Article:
In the current situation, the third of those questions is the big one. The timing, pace, and extent of market recovery are unknown. So too is its nature. For example, many service industries have made an emergency switch to a digital version of their offering. How many customers will continue to want online yoga, language tuition and medical advice once the old options are restored? Will the high demand for supermarket deliveries be sustained even when rules are relaxed? Lots of smaller shops have started delivering – will that work in the long term or will customers drift back to the supermarkets? We just don’t know. So any cautious strategy would take the uncertainty into account by preparing for the full range of outcomes rather than banking on one.

The next step is simple enough: find someone who disagrees. The traditional version of this is to have someone play devil’s advocate and present counterarguments to test your thinking. This is a critical thinking trick that you may well already employ.

But you can go one better and find a real person who actually disagrees. Very often you know who this person will be. For that reason, you might be inclined to avoid discussing your ideas with them. Overcome that. The point here is not that this person will be able to dissuade you completely (though that has happened to me!) but that they offer the objections that your plan will need to overcome if it’s to succeed. And so you can modify the plan to make those objections less valid. These modifications invariably turn out to be good ones. If you’re anything like me, you’ll claim all the credit for them further down the line, completely forgetting that it was that awkward bugger in the office who put you straight!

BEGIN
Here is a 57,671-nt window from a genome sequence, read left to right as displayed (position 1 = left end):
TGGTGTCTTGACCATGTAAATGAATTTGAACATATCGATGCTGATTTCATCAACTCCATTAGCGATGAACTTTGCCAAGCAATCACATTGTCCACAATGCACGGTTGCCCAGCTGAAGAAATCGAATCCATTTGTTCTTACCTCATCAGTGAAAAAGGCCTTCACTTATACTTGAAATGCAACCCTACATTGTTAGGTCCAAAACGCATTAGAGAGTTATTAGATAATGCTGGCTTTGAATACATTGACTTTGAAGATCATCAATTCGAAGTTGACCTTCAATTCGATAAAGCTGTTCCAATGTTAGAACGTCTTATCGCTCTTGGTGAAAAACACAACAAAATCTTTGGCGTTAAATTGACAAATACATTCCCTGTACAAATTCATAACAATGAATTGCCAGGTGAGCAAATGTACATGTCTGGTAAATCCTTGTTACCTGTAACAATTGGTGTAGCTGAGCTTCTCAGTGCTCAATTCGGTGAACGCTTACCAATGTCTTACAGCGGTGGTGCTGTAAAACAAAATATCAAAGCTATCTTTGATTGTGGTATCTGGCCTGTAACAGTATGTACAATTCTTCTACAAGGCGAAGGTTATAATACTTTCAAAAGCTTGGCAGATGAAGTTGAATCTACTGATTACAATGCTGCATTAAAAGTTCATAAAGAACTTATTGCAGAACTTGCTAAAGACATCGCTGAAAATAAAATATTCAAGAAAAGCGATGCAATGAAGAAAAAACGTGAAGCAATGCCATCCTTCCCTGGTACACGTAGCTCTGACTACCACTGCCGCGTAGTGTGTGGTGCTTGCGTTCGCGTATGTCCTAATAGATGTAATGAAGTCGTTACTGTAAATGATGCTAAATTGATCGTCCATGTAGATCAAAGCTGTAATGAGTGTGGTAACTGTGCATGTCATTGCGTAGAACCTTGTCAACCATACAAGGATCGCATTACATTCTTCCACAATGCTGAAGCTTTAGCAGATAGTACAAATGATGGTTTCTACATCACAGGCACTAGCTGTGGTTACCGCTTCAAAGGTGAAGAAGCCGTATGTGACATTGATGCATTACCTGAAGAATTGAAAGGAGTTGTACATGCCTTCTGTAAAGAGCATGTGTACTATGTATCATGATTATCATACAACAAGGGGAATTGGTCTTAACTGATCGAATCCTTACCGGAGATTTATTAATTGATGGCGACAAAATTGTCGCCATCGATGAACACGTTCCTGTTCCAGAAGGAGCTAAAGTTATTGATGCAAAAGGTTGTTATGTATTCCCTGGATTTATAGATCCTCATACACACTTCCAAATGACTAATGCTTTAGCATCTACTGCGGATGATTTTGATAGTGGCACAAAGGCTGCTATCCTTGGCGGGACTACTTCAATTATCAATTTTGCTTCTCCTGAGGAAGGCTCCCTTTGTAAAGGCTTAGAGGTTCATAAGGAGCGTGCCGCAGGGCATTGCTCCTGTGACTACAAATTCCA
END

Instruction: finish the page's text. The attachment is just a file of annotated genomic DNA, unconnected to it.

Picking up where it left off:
One of the other benefits of listening to disagreement is that it helps you with the last step: communicating assertively. The word ‘assertively’ here means clear and unambiguous. It doesn’t mean bullish, blunt, pushy or aggressive. The trick to assertive messaging is precision of language. Use everyday words not business-speak. Use short sentences. Tell people what they need to know. Don’t try to create a good impression by using words that sound ‘forceful’, ‘caring’, ‘dynamic’ or however you feel you should come across. The truth will do all your work for you.

Here is an unassertive attempt to communicate the business strategy:

“Given the unprecedented impact of Covid-19 on the market, the decision has been taken to restructure the business permanently in anticipation of greater digital engagement going forward. Marketing and Product Development will primarily operate with a digital focus. We will redeploy some retail unit capability to digital support positions.“

It’s unassertive because of the language used, bus also the lack of clear thinking. People want to know what we’re doing, what it’s supposed to achieve, and why we think it will work – and ‘what this means for me’. Here is a plainer, straighter version of the same thing:

“A lot of our customers have switched to our online service during the lockdown. Customer surveys show that a lot of them expect to continue buying online after the Covid crisis ends. We think that expanding in this area is the best way to achieve our aim of winning new business in the future. To do this, Marketing and Product Development will focus on the online service for the time being. We’ll also transfer some staff from retail units to work in the digital service.”

This version uses transparent language and it says what we believe is happening, what we want, and what we’ve decided to do.

If you’re struggling to be 100% transparent in communicating your decision, the danger is that there was something wrong with the way that decision was reached. So review it before you announce it. What’s your real goal? Exactly why do you think this action is the best way to achieve the goal? That’s what it comes down to. At heart, critical thinking is all about simple answers to simple questions. It’s just that simplicity is the most difficult thing to achieve.

For more information:

Take a look at our critical thinking training.